Presented by Intel
Two years into making Stardrop, Joure Visser hit an impasse. He wanted to crank out the next chapter of the game’s story, but he was having trouble trying to stay focused. Even though the Singapore-based indie developer rarely took breaks, he knew that it was time to take a step back.
Stardrop is a first-person sci-fi adventure game that follows Aryn Vance, a salvage and rescue operator who strips down abandoned spaceships for resources. One day, she and her partner decide to investigate a strange distress signal, and they soon get caught up in trying to solve the mystery behind it. The first three chapters of Stardrop are available now via Steam’s early access program, and Visser and his team hope to complete it later this year. That’s good news becuase Stardrop was awarded Best Game with 3D Graphics at last year’s Intel Level Up Game Developer contest.
While narrative inspirations include games like Portal and Firewatch, it was Sega’s Alien: Isolation that really pushed him to make Stardrop in the first place. Playing the survival horror game made him wonder what the experience would be like if it didn’t have any of the violence or tension from being hunted by a predatory creature.
From there, he came up with a story and universe that he thought would work well for the project. Interestingly, you won’t find any bad guys or fighting mechanics in the game. One of Visser’s goals from the beginning was to tell “a more human story.”
“The most important aspect was to have a game that at the end of the day, would hopefully stick with you and make you appreciate certain things in life a little more,” he added.
Stardrop isn’t Visser’s first attempt at making a narrative-heavy game. He got his start in the PC modding scene, most notably working on 1187, a Half-Life 2 mod that told a new story within Valve’s popular franchise. That helped him land a job at Monochrome, where he worked on the zombie shooter Contagion for four years before leaving the company to pursue his own projects.
Despite the challenges that come with being an indie dev, Visser knew he made the right choice for his career. He mostly works on Stardrop himself, doing a lot of the programming, design work, and writing. But he does have a small team that supports him, including a 3D modeler, a composer, and a few voice actors.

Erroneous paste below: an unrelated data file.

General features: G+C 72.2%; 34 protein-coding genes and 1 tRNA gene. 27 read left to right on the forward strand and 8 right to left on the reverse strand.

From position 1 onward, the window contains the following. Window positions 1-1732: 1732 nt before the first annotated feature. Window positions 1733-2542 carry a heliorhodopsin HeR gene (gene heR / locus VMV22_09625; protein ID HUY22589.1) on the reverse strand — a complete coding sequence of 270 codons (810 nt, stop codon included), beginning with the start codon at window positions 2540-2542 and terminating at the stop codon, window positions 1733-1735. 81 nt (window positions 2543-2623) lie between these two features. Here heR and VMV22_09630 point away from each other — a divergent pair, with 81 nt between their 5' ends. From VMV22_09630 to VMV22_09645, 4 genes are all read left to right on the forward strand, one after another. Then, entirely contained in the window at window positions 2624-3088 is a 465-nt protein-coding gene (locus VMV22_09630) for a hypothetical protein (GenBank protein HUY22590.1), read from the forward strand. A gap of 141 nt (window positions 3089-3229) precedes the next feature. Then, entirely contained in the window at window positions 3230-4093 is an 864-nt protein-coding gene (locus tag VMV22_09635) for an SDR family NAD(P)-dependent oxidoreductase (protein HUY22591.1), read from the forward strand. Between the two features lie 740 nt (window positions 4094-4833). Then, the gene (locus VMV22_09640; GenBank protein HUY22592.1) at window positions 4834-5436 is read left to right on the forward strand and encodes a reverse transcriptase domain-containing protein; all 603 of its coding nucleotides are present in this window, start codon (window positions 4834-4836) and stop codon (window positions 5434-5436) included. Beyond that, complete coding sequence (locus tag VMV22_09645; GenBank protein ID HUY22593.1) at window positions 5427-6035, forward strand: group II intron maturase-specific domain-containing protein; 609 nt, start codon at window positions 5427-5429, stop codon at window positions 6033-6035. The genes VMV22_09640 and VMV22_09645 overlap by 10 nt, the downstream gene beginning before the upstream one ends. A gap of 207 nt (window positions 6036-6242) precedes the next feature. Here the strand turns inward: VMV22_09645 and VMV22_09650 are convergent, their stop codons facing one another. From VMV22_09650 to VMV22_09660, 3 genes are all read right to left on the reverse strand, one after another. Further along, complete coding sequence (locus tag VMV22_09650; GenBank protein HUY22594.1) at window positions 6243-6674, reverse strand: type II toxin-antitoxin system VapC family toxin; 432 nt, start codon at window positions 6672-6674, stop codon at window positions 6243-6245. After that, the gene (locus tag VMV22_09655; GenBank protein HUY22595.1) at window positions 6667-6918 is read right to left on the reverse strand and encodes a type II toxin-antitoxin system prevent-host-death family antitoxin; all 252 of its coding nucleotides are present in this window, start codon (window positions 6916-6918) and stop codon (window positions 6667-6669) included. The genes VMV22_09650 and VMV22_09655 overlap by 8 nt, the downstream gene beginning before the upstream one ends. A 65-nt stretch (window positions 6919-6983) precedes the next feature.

With their help, he launched a successful crowdfunding campaign on Kickstarter in 2016, raising almost $14,000. While that wasn’t nearly enough money to fund the entire development, it helped Visser scrape by before launching Stardrop as a paid early access game.
“It’s a real fight to get this done because as an indie, especially now, it’s so damn difficult,” Visser said.
It was the fall of 2017 when Visser faced his biggest obstacle yet: burnout. The only solution was to take a lengthy break.
During this time, he noticed that his four-year-old daughter didn’t really have anything to play on PC. So he decided to make something she could enjoy: a simple sandbox-style platformer where players can run around the world as a cute little cat. His daughter loved it.
After working on the game for a few weeks, Visser’s wife suggested that he should spruce it up so that he could sell it on Steam. The side project eventually became Play with Gilbert, which came out later that November.
“It was something I needed without realizing it. Working on Play with Gilbert was pure fun because I had nothing to lose. … I just did it for my daughter, and then I turned it into something that other kids could play,” said Visser.
The response to Play with Gilbert was much better than he expected (it currently has a “Mostly Positive” rating from players), and the sales provided some much-needed funding. Tinkering with digital kittens had another unintended side effect: The experience taught him a few valuable lessons about Unreal Engine 4, which is the same engine powering Stardrop.
Some of the technical problems he couldn’t figure out on the sci-fi game suddenly became a lot easier when he returned to work on it.
“I did some work back in Stardrop and was like, ‘Wow! I really do know a little bit more about Unreal. That’s pretty cool,’” said Visser.
After the release of Play with Gilbert, Visser and his family packed their bags to visit his parents in Holland and Spain, a trip that he described as being long overdue. They stayed abroad for three months. Visser couldn’t completely remove himself from Stardrop, however: He ended up doing some prototyping work on the next chapter. But the time off helped immensely.
When the newly re-energized developer came back home, he was ready to tackle Stardrop once more.
Looking to the future
For Visser, Stardrop is meaningful on a number of levels. He’s trying to tell an emotionally resonant story that isn’t too common in games. He wants to kick-off his indie dev career on a high note, something that’ll help establish his name. And he hopes that Stardrop will also help his colleagues expand their own careers.
At the very least, Visser hopes that Stardrop will sell well enough so that he can continue to make games for a living.
“If I’m lucky enough, and I do my job well enough, I think that’s a very realistic possibility,” he said.
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